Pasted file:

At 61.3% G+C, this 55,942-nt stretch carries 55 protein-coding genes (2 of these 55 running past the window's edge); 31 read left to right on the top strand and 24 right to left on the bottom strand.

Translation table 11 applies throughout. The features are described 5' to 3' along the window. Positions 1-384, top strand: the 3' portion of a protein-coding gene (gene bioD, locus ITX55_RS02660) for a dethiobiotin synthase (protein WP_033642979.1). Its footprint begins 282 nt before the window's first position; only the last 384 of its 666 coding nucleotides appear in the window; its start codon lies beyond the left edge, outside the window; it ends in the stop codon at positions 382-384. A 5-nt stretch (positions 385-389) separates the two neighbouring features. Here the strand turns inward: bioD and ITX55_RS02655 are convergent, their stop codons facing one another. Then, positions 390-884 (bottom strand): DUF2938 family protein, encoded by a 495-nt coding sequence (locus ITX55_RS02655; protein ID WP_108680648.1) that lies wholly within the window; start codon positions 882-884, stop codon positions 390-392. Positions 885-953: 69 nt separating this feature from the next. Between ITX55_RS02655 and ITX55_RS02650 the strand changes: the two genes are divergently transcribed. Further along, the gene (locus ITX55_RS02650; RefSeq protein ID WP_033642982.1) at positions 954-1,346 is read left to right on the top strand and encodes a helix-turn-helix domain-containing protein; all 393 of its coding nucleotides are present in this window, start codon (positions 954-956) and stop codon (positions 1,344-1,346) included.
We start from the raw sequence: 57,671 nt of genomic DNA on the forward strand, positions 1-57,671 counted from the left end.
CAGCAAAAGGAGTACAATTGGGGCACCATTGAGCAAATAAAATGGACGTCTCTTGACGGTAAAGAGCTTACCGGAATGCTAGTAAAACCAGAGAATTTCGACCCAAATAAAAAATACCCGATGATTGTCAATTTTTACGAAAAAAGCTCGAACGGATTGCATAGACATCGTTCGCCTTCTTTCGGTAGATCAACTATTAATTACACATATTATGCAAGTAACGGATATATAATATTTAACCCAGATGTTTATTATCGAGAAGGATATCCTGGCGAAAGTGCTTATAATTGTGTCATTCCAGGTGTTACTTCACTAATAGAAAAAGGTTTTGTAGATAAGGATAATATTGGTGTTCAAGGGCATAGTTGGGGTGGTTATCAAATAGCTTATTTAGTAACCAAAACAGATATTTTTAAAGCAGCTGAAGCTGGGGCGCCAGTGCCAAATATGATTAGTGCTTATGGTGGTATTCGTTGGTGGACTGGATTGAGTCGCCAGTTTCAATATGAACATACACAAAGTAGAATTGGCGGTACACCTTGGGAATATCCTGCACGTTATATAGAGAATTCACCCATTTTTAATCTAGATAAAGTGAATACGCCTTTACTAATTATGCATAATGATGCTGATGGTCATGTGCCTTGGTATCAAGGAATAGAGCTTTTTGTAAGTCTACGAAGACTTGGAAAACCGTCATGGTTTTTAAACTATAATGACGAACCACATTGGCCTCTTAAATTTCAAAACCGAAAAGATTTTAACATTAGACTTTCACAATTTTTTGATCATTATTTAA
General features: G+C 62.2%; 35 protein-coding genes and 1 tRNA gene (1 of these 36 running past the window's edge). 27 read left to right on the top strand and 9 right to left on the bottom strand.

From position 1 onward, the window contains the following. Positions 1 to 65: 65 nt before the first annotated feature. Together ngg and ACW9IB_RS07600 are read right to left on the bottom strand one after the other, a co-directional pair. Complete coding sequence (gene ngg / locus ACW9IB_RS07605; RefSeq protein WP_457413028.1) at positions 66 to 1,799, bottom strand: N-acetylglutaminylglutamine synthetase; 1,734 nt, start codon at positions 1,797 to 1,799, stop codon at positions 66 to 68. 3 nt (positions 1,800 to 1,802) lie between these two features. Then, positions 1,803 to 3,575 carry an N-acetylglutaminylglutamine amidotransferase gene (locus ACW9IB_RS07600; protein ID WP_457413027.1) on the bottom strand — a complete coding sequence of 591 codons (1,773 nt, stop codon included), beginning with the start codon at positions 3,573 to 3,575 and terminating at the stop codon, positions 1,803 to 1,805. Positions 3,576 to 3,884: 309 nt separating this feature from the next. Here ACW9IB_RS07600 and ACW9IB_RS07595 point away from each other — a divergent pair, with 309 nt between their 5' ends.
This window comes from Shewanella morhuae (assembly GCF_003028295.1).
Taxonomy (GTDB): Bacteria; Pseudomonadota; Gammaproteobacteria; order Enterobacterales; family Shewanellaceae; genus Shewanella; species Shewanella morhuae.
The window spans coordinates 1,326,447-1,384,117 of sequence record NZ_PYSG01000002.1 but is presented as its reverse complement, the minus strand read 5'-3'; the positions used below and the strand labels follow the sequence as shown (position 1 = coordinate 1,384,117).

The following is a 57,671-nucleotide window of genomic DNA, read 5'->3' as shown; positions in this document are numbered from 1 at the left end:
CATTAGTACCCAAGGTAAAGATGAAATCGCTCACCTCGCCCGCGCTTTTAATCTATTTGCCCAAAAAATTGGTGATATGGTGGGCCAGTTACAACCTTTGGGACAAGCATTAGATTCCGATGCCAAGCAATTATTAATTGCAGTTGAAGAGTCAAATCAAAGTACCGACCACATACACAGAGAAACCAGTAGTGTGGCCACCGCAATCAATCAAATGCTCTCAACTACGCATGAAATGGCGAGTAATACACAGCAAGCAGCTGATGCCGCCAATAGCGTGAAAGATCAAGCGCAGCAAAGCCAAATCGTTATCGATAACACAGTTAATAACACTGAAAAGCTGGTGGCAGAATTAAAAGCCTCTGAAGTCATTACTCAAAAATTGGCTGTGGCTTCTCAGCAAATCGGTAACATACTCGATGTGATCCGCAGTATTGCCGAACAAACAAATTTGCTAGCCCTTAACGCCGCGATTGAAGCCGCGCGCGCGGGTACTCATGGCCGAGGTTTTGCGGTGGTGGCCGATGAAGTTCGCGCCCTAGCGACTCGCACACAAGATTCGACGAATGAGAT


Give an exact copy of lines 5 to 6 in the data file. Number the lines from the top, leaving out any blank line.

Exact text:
General features: G+C 62.2%; 35 protein-coding genes and 1 tRNA gene (1 of these 36 running past the window's edge). 27 read left to right on the top strand and 9 right to left on the bottom strand.

From position 1 onward, the window contains the following. Positions 1 to 65: 65 nt before the first annotated feature. Together ngg and ACW9IB_RS07600 are read right to left on the bottom strand one after the other, a co-directional pair. Complete coding sequence (gene ngg / locus ACW9IB_RS07605; RefSeq protein WP_457413028.1) at positions 66 to 1,799, bottom strand: N-acetylglutaminylglutamine synthetase; 1,734 nt, start codon at positions 1,797 to 1,799, stop codon at positions 66 to 68. 3 nt (positions 1,800 to 1,802) lie between these two features. Then, positions 1,803 to 3,575 carry an N-acetylglutaminylglutamine amidotransferase gene (locus ACW9IB_RS07600; protein ID WP_457413027.1) on the bottom strand — a complete coding sequence of 591 codons (1,773 nt, stop codon included), beginning with the start codon at positions 3,573 to 3,575 and terminating at the stop codon, positions 1,803 to 1,805. Positions 3,576 to 3,884: 309 nt separating this feature from the next. Here ACW9IB_RS07600 and ACW9IB_RS07595 point away from each other — a divergent pair, with 309 nt between their 5' ends.